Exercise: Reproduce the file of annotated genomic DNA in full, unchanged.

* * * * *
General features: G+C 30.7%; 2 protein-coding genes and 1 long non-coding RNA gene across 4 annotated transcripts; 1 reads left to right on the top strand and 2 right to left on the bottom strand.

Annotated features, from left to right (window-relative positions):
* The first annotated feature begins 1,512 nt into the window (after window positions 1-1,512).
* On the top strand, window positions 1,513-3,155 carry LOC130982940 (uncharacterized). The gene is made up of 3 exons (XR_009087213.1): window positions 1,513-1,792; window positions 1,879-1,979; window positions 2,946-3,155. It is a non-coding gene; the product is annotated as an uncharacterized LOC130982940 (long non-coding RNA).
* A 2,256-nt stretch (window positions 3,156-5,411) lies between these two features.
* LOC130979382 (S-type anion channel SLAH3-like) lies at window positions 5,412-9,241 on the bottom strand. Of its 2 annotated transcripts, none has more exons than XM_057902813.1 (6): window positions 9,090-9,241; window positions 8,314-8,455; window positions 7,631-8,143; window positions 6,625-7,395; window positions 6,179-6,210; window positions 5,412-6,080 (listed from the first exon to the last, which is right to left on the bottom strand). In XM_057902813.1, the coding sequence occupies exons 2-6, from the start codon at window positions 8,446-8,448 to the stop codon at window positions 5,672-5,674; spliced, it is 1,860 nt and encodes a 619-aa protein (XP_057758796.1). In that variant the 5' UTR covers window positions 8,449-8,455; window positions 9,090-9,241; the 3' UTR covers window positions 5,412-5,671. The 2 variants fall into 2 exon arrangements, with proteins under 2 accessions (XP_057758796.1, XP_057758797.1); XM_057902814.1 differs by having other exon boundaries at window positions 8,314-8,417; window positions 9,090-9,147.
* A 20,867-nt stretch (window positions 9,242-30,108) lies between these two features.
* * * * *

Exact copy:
General features: G+C 30.7%; 2 protein-coding genes and 1 long non-coding RNA gene across 4 annotated transcripts; 1 reads left to right on the top strand and 2 right to left on the bottom strand.

Annotated features, from left to right (window-relative positions):
* The first annotated feature begins 1,512 nt into the window (after window positions 1-1,512).
* On the top strand, window positions 1,513-3,155 carry LOC130982940 (uncharacterized). The gene is made up of 3 exons (XR_009087213.1): window positions 1,513-1,792; window positions 1,879-1,979; window positions 2,946-3,155. It is a non-coding gene; the product is annotated as an uncharacterized LOC130982940 (long non-coding RNA).
* A 2,256-nt stretch (window positions 3,156-5,411) lies between these two features.
* LOC130979382 (S-type anion channel SLAH3-like) lies at window positions 5,412-9,241 on the bottom strand. Of its 2 annotated transcripts, none has more exons than XM_057902813.1 (6): window positions 9,090-9,241; window positions 8,314-8,455; window positions 7,631-8,143; window positions 6,625-7,395; window positions 6,179-6,210; window positions 5,412-6,080 (listed from the first exon to the last, which is right to left on the bottom strand). In XM_057902813.1, the coding sequence occupies exons 2-6, from the start codon at window positions 8,446-8,448 to the stop codon at window positions 5,672-5,674; spliced, it is 1,860 nt and encodes a 619-aa protein (XP_057758796.1). In that variant the 5' UTR covers window positions 8,449-8,455; window positions 9,090-9,241; the 3' UTR covers window positions 5,412-5,671. The 2 variants fall into 2 exon arrangements, with proteins under 2 accessions (XP_057758796.1, XP_057758797.1); XM_057902814.1 differs by having other exon boundaries at window positions 8,314-8,417; window positions 9,090-9,147.
* A 20,867-nt stretch (window positions 9,242-30,108) lies between these two features.